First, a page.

London High Court rules against Venezuela’s Maduro in billion-dollar gold battle

Venezuela’s President Nicolas Maduro looks on during a meeting with Alejandro Dominguez, president of South American soccer confederation CONMEBOL, at the Miraflores Palace, in Caracas, Venezuela July 11, 2022. REUTERS/Leonardo Fernandez Viloria

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LONDON, July 29 (Reuters) – The High Court in London has rejected President Nicolas Maduro’s latest attempts to take control of more than $1 billion in Venezuelan gold reserves stored in underground vaults at the Bank of England in London.

The court ruled on Friday that previous rulings by Venezuela’s Maduro-backed Supreme Court to curb opposition leader Juan Guaido’s voting rights on gold should be ignored.

It marked the latest victory for Guaido, who won a series of legal clashes over bullion after the British government recognized him rather than Maduro as president of the South American country.

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“I have (…) concluded that Guaido’s advice is successful: that the judgments of the STJ (Venezuelan supreme court) are not likely to be recognized,” said the judge in charge of the case.

The Maduro and Guaido camps have each appointed a different board of directors to the Central Bank of Venezuela (BCV) and the two have issued conflicting instructions regarding gold reserves.

Lawyers for the Maduro-backed BCV board said the central bank was considering an appeal after Friday’s decision, while Guiado, who has seen some international support wane over the past 18 months, said the called it an important victory.

BCV’s Maduro-backed board said in a statement that it had rejected the court’s decision and reserved “any legal action available to it to appeal this unusual and disastrous decision.”

Shortly after, Vice President and Finance Minister Delcy Rodriguez told state television that “the damage done to our people is severe” and that the court “must repair.”

Maduro’s legal team said he would like to sell some of the 31 tonnes of gold to fund Venezuela’s response to the pandemic and bolster a health system drained by years of economic crisis.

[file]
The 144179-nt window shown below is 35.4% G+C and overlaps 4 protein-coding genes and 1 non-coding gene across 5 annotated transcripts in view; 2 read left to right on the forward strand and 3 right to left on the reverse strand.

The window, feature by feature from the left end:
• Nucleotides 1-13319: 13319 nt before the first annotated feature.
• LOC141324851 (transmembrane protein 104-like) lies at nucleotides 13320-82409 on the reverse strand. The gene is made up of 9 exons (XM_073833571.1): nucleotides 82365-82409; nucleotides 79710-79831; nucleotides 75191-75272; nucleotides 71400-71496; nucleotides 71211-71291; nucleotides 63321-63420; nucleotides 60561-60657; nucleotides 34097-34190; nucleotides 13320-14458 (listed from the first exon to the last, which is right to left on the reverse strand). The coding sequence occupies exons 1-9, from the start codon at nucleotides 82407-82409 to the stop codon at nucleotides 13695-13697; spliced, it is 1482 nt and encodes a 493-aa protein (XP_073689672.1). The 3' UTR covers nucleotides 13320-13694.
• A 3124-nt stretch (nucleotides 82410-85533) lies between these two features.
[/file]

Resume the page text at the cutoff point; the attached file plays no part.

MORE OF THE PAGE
Guaido’s opposition has alleged that Maduro’s cash-strapped administration wanted to use the money to pay off its foreign allies, which its lawyers deny.

“This decision represents a new step in the process of protecting Venezuela’s international gold reserves and preserving them for the Venezuelan people,” Guaido said in a statement.

“This type of honest and transparent judicial process does not exist in Venezuela.”

In early 2019, the UK government joined dozens of countries in backing Guaido, after he declared an interim presidency and denounced Maduro for rigging the 2018 election.

Guaido then asked the Bank of England to block Maduro’s government from accessing gold. Maduro’s central bank then sued the Bank of England to regain control, saying it was starving BCV of funds needed to finance the coronavirus response in Venezuela.

Legal experts said the latest case was unprecedented because it saw one of the highest courts in one country interpret another’s constitution.

“It’s an unfortunate decision,” said Sarosh Zaiwalla of Zaiwalla & Co, who represented the Maduro-backed central bank, adding that it would continue to pursue the case despite Friday’s ruling.

“The BCV remains concerned that the cumulative effect of the judgments of the English Court appears to grant a mere declaration by the British government recognizing as head of state a person who has no effective control or power over any part of this state,” Zaiwalla added. .

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Reporting by Marc Jones; Editing by Michael Holden, Catherine Evans, Barbara Lewis and Daniel Wallis

Our standards: The Thomson Reuters Trust Principles.

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